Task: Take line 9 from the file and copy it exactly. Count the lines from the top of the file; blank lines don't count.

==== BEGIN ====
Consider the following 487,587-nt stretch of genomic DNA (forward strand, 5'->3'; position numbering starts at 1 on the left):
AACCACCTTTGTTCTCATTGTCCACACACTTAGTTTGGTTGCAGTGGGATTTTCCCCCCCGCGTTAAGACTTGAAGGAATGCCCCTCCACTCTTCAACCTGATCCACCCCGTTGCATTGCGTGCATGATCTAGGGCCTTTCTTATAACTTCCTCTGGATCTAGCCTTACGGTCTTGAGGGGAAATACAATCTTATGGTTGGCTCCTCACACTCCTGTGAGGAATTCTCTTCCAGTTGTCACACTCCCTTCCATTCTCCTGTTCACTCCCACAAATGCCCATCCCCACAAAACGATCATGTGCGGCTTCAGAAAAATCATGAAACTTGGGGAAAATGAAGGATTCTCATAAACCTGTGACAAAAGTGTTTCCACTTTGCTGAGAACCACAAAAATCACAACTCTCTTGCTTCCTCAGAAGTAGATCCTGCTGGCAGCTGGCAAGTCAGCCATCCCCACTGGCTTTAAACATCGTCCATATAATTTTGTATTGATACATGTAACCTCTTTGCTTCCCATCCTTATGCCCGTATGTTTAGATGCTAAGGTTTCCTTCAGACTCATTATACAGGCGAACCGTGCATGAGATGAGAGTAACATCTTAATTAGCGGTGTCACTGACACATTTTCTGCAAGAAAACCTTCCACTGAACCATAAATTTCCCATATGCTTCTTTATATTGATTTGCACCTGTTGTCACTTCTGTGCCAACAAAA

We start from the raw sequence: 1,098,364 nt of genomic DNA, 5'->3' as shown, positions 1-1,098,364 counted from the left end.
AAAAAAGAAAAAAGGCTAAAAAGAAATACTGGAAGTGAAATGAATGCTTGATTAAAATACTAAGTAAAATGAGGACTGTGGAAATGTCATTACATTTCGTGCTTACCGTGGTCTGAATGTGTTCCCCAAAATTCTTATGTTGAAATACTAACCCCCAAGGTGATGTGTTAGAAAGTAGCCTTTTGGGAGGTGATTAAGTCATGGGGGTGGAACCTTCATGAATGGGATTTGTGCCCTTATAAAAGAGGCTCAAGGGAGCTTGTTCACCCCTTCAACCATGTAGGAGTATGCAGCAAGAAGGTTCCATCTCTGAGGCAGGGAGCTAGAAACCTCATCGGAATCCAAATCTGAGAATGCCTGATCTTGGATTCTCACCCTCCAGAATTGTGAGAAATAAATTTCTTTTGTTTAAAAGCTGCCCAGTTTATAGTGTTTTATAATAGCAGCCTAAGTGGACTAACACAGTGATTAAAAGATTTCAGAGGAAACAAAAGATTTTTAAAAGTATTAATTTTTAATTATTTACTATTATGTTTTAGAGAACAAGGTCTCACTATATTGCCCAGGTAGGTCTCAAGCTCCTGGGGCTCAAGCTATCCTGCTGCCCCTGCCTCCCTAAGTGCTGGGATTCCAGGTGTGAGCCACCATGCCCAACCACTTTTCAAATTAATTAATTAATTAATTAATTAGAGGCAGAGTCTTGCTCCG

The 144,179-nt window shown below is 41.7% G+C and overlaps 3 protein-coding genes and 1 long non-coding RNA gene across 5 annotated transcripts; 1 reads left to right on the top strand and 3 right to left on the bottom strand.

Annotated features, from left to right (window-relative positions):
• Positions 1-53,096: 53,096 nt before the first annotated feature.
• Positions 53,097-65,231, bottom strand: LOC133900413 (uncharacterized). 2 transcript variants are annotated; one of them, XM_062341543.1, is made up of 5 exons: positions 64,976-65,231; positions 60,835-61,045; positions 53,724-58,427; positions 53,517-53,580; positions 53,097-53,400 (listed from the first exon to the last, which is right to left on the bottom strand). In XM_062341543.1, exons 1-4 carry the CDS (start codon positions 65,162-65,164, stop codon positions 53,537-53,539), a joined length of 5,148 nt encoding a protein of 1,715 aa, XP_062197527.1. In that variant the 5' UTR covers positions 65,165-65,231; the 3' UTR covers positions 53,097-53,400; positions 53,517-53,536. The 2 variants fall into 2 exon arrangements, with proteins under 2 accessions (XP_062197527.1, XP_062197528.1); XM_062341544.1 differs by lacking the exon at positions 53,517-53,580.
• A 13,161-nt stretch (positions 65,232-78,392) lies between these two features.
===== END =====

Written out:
• A 13,161-nt stretch (positions 65,232-78,392) lies between these two features.